He’s part of the nation’s No. 1 recruiting class at Kentucky, yet center Willie Cauley-Stein knows he is not perceived as being the same type talent as classmates Nerlens Noel, Archie Goodwin and Alex Poythress.
Guess what? That perception suits him just fine.
“I love that I am under the radar. I have always been that person who has stuck out. Now that I am not, I¿kind of get to sit back and watch everybody else. I am not the person that sticks out. And I get to be the underdog for once. That is good. I love it,” Cauley-Stein said.
Kentucky coach John Calipari sold the 6-foot-11, athletic Cauley-Stein on coming to UK based on the potential he had.
“He (is) still saying every time I see him, ‘You don’t know how good you will be.’ I haven’t practiced as much as I am going to or hit the weights like I will. He’s always, like, telling me I won’t know how good I can be. That stuck in my head when he said it the first time and I knew the coaches were real good at what they do, and then watching Anthony Davis, you kind of, like, think I could be that guy. Embrace it, too,” Cauley-Stein said.
Calipari spent most of the summer touting Cauley-Stein’s potential and says he has been the most pleasant surprise of the new players.
“First of all, I¿never saw him play a high school basketball game. I saw him play football a bunch. I went to the high school and he had a tennis racquet. We are walking around and I said, ‘Kid, do you ever play basketball. Do you ever think about that sport?’ He is a kid that would play wiffle ball,” Calipari said. “I told him when I recruited him he had no idea how good he could become.
“He and I were sitting in the lodge the other day and I said, ‘Are you kind of amazed (at what has happened with your skills and strength)?’ and he said, ‘Yeah.’ I said, ‘You are better than you thought, aren’t you?’ He said, ‘Yeah.’ He has taken on a sport for the first time where he is really focused on this sport. He has gained 20, 25 pounds. His skill set has absolutely improved. He’s fast, nimble. You see him on the football tapes.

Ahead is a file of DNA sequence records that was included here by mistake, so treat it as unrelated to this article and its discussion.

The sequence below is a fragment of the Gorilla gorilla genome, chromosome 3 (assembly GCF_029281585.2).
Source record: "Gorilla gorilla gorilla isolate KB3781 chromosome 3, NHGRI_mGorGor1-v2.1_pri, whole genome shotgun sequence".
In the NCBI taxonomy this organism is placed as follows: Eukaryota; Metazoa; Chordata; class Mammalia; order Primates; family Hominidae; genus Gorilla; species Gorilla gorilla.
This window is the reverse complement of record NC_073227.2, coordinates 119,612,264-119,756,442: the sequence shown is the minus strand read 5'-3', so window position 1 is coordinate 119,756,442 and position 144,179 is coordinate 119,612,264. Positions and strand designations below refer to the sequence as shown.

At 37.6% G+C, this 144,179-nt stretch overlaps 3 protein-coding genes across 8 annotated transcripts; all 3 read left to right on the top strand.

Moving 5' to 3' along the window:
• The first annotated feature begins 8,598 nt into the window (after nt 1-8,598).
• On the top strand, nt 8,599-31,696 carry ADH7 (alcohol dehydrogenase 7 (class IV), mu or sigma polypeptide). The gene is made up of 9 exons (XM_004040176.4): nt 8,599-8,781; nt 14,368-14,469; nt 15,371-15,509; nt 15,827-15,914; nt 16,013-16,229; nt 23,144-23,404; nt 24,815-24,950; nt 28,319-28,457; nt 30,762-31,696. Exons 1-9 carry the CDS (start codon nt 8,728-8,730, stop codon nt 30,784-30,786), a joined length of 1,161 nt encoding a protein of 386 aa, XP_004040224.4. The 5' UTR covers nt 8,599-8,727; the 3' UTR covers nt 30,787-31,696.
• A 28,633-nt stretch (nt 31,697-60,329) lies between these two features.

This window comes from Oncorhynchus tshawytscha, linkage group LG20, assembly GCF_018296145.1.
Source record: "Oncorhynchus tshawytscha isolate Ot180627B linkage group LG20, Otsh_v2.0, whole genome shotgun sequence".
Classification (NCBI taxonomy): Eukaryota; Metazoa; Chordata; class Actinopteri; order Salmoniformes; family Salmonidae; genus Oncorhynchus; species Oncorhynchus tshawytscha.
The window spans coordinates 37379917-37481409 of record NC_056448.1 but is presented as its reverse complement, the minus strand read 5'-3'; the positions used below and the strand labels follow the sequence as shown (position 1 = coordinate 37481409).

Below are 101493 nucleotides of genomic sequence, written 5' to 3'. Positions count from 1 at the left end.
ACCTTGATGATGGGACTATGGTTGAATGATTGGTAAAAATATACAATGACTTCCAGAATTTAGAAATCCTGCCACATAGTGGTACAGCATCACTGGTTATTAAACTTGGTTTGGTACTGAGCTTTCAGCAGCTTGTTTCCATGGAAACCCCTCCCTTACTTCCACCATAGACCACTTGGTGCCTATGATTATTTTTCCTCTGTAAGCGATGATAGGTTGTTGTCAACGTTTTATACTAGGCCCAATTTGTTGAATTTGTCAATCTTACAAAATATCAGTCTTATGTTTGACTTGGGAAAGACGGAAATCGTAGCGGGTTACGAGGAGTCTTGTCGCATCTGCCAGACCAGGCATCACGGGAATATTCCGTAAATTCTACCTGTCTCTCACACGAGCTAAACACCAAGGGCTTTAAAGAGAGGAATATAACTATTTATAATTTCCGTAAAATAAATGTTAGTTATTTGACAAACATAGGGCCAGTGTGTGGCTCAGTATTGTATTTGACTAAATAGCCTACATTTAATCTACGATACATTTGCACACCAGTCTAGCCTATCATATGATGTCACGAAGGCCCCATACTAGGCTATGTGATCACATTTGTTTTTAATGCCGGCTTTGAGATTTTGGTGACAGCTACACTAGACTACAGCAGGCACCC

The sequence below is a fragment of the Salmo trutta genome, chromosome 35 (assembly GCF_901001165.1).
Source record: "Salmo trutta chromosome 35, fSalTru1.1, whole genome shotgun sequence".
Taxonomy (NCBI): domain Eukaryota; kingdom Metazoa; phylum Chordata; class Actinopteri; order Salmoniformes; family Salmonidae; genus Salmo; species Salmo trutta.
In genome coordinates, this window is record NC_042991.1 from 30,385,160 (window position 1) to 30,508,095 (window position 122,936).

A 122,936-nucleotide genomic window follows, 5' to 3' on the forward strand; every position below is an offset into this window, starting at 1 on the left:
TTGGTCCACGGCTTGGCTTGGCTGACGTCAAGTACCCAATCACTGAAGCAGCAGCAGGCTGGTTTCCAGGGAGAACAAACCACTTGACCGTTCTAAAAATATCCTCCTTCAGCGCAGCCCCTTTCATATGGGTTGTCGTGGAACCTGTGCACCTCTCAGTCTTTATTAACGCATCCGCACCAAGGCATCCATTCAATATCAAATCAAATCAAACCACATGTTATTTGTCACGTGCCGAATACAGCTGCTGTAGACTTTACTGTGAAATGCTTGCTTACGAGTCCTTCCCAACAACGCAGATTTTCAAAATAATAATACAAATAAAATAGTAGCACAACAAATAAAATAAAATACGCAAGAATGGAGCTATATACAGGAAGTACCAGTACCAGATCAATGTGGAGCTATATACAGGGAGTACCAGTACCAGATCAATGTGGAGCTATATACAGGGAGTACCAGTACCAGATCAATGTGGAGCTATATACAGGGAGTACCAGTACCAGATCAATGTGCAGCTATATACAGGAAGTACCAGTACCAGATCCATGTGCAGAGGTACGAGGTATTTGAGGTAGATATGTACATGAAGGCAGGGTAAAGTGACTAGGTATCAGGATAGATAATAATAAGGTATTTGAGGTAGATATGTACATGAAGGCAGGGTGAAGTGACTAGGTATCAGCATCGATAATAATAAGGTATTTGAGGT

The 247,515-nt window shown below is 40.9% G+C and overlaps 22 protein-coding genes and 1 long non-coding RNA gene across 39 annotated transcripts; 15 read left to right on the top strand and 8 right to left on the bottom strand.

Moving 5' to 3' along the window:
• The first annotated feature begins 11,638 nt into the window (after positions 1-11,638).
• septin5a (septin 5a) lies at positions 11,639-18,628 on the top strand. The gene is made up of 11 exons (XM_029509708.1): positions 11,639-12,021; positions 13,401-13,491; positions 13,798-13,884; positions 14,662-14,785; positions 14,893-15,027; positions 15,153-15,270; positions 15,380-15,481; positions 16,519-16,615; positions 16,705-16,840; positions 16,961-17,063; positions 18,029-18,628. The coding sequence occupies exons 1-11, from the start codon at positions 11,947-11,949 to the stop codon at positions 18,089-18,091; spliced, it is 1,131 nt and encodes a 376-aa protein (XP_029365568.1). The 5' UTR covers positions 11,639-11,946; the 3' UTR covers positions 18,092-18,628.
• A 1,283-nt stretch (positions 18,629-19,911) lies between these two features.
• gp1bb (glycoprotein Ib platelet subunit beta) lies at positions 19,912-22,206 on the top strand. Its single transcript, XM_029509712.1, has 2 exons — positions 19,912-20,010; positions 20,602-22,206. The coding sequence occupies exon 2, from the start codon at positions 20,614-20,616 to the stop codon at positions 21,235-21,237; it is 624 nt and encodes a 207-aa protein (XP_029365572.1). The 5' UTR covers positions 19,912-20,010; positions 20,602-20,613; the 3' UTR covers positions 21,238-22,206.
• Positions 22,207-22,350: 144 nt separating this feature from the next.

“He gained ground on Nerlens because (Noel) was not here for those eight weeks of conditioning, weight training and 16-hour workouts (this summer). That put him on a different level than Nerlens. I am good with that, because now when Nerlens catches up you will see improvement in his game.”
DraftExpress.com analyst Matt Kamalsky isn’t sure Cauley-Stein is the unknown that Calipari is touting him as being.
“Calipari's words certainly don't hurt, but I think we've moved well past the point where you can come to UK under scholarship and be an under-the-radar NBA prospect,” Kamalsky said.
“The question most evaluators had about Willie Cauley wasn't so much if, but when he would begin to use his size and mobility to be a consistent presence on both ends of the floor. He's a huge target at the rim, and will be an effective finisher. The keys to how he is perceived at year's end will be his development as a post-up threat offensively and his defensive fundamentals.”
Cauley-Stein admits he knew little about Kentucky’s tradition when he signed with the Wildcats.
“I knew nothing. Absolutely nothing. I only knew they were in the tournament every year, and deep in the tournament,” he said, verifying that his knowledge of Kentucky basketball went back only to the start of the Calipari era.
However, he seems to have embraced everything about UK basketball from the extra work to bonding with teammates to enjoying the attention from Big Blue fans.
“You have to have fun with it. If you are scared to do it, you are going to struggle with it. But if you kind of embrace it like the fans are going to be crazy, it’s great,” said Cauley-Stein, who came to UK’s 2011 Big Blue Madness and enjoyed meeting John Wall. “Personally, I can’t wait for that, because it just gets you going. When the fans are into it and it is crazy, your adrenaline starts pumping and you don’t even realize it or know what you are doing. You are out there going 100 percent and going crazy.
“If you don’t embrace things, life is not going to be that interesting for you. You can’t just sit back and be like, ‘I really don’t want to do that.’ Just like conditioning. You wake up in the morning and you are like, ‘Oh, man, we have conditioning today.’ You dread it all day, it is going to be worse. You get in here and you are slow and don’t want to do it. If you wake up and it’s like, ‘Got conditioning today,’ you kind of embrace it. Get it done and it is only 20 minutes of your day. Have fun with it, and it is not bad.”
Perhaps that’s why he’s at Kentucky, because he liked Calipari’s no-nonsense approach to recruiting.
“He didn’t try to (lie to) me (during recruiting), and I don’t feel like he did that. He told me this was going to happen and I am not changing. He told me a lot of guys will (lie to) you during the whole process,” Cauley-Stein said. “They are nice, but once they have got you and you sign that letter (of intent), they change.